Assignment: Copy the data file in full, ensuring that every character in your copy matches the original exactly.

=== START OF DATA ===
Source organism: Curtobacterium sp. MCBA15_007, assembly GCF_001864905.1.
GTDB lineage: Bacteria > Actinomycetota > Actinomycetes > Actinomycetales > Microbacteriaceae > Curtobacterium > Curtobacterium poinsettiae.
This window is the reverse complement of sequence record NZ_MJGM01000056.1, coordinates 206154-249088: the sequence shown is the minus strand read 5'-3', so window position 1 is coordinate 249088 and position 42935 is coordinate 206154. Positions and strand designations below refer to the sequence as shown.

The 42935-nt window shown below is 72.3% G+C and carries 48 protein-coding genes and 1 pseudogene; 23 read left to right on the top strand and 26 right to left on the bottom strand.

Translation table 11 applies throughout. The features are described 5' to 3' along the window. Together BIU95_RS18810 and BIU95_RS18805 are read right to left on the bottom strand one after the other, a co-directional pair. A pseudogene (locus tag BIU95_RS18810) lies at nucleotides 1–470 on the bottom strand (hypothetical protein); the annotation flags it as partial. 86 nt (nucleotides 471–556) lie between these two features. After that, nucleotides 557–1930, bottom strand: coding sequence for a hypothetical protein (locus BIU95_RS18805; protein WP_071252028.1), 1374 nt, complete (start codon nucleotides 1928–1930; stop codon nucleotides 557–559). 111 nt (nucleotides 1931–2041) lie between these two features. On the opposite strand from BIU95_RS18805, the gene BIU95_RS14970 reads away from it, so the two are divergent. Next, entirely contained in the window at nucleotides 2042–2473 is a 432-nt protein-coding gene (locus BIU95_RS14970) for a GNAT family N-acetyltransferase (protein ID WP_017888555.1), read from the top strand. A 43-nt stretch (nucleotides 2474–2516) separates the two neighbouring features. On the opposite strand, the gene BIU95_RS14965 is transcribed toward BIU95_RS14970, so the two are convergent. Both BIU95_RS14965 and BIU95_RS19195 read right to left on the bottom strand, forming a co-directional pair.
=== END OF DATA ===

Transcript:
Source organism: Curtobacterium sp. MCBA15_007, assembly GCF_001864905.1.
GTDB lineage: Bacteria > Actinomycetota > Actinomycetes > Actinomycetales > Microbacteriaceae > Curtobacterium > Curtobacterium poinsettiae.
This window is the reverse complement of sequence record NZ_MJGM01000056.1, coordinates 206154-249088: the sequence shown is the minus strand read 5'-3', so window position 1 is coordinate 249088 and position 42935 is coordinate 206154. Positions and strand designations below refer to the sequence as shown.

The 42935-nt window shown below is 72.3% G+C and carries 48 protein-coding genes and 1 pseudogene; 23 read left to right on the top strand and 26 right to left on the bottom strand.

Translation table 11 applies throughout. The features are described 5' to 3' along the window. Together BIU95_RS18810 and BIU95_RS18805 are read right to left on the bottom strand one after the other, a co-directional pair. A pseudogene (locus tag BIU95_RS18810) lies at nucleotides 1–470 on the bottom strand (hypothetical protein); the annotation flags it as partial. 86 nt (nucleotides 471–556) lie between these two features. After that, nucleotides 557–1930, bottom strand: coding sequence for a hypothetical protein (locus BIU95_RS18805; protein WP_071252028.1), 1374 nt, complete (start codon nucleotides 1928–1930; stop codon nucleotides 557–559). 111 nt (nucleotides 1931–2041) lie between these two features. On the opposite strand from BIU95_RS18805, the gene BIU95_RS14970 reads away from it, so the two are divergent. Next, entirely contained in the window at nucleotides 2042–2473 is a 432-nt protein-coding gene (locus BIU95_RS14970) for a GNAT family N-acetyltransferase (protein ID WP_017888555.1), read from the top strand. A 43-nt stretch (nucleotides 2474–2516) separates the two neighbouring features. On the opposite strand, the gene BIU95_RS14965 is transcribed toward BIU95_RS14970, so the two are convergent. Both BIU95_RS14965 and BIU95_RS19195 read right to left on the bottom strand, forming a co-directional pair.